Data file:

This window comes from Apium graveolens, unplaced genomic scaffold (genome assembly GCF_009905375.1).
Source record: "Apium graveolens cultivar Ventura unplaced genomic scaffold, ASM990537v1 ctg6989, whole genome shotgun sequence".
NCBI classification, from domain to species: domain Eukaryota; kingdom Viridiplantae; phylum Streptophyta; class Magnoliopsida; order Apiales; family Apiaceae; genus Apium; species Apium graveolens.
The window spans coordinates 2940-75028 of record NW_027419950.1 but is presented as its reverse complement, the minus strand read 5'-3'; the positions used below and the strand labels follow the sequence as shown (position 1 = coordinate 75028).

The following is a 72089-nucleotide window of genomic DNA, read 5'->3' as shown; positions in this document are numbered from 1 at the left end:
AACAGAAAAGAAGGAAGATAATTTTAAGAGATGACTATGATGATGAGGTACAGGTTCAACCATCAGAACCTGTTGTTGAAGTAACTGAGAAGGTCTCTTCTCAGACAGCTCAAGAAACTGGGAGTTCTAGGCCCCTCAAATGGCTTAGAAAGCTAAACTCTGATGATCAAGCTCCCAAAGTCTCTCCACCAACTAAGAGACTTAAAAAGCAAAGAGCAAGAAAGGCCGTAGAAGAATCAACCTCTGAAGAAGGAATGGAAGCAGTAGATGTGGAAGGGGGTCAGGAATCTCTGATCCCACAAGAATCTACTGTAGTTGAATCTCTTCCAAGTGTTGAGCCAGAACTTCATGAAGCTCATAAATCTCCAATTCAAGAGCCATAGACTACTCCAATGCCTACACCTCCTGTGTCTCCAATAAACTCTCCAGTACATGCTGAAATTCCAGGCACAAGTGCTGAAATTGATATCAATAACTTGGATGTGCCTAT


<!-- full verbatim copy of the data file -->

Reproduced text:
This window comes from Apium graveolens, unplaced genomic scaffold (genome assembly GCF_009905375.1).
Source record: "Apium graveolens cultivar Ventura unplaced genomic scaffold, ASM990537v1 ctg6989, whole genome shotgun sequence".
NCBI classification, from domain to species: domain Eukaryota; kingdom Viridiplantae; phylum Streptophyta; class Magnoliopsida; order Apiales; family Apiaceae; genus Apium; species Apium graveolens.
The window spans coordinates 2940-75028 of record NW_027419950.1 but is presented as its reverse complement, the minus strand read 5'-3'; the positions used below and the strand labels follow the sequence as shown (position 1 = coordinate 75028).

The following is a 72089-nucleotide window of genomic DNA, read 5'->3' as shown; positions in this document are numbered from 1 at the left end:
AACAGAAAAGAAGGAAGATAATTTTAAGAGATGACTATGATGATGAGGTACAGGTTCAACCATCAGAACCTGTTGTTGAAGTAACTGAGAAGGTCTCTTCTCAGACAGCTCAAGAAACTGGGAGTTCTAGGCCCCTCAAATGGCTTAGAAAGCTAAACTCTGATGATCAAGCTCCCAAAGTCTCTCCACCAACTAAGAGACTTAAAAAGCAAAGAGCAAGAAAGGCCGTAGAAGAATCAACCTCTGAAGAAGGAATGGAAGCAGTAGATGTGGAAGGGGGTCAGGAATCTCTGATCCCACAAGAATCTACTGTAGTTGAATCTCTTCCAAGTGTTGAGCCAGAACTTCATGAAGCTCATAAATCTCCAATTCAAGAGCCATAGACTACTCCAATGCCTACACCTCCTGTGTCTCCAATAAACTCTCCAGTACATGCTGAAATTCCAGGCACAAGTGCTGAAATTGATATCAATAACTTGGATGTGCCTAT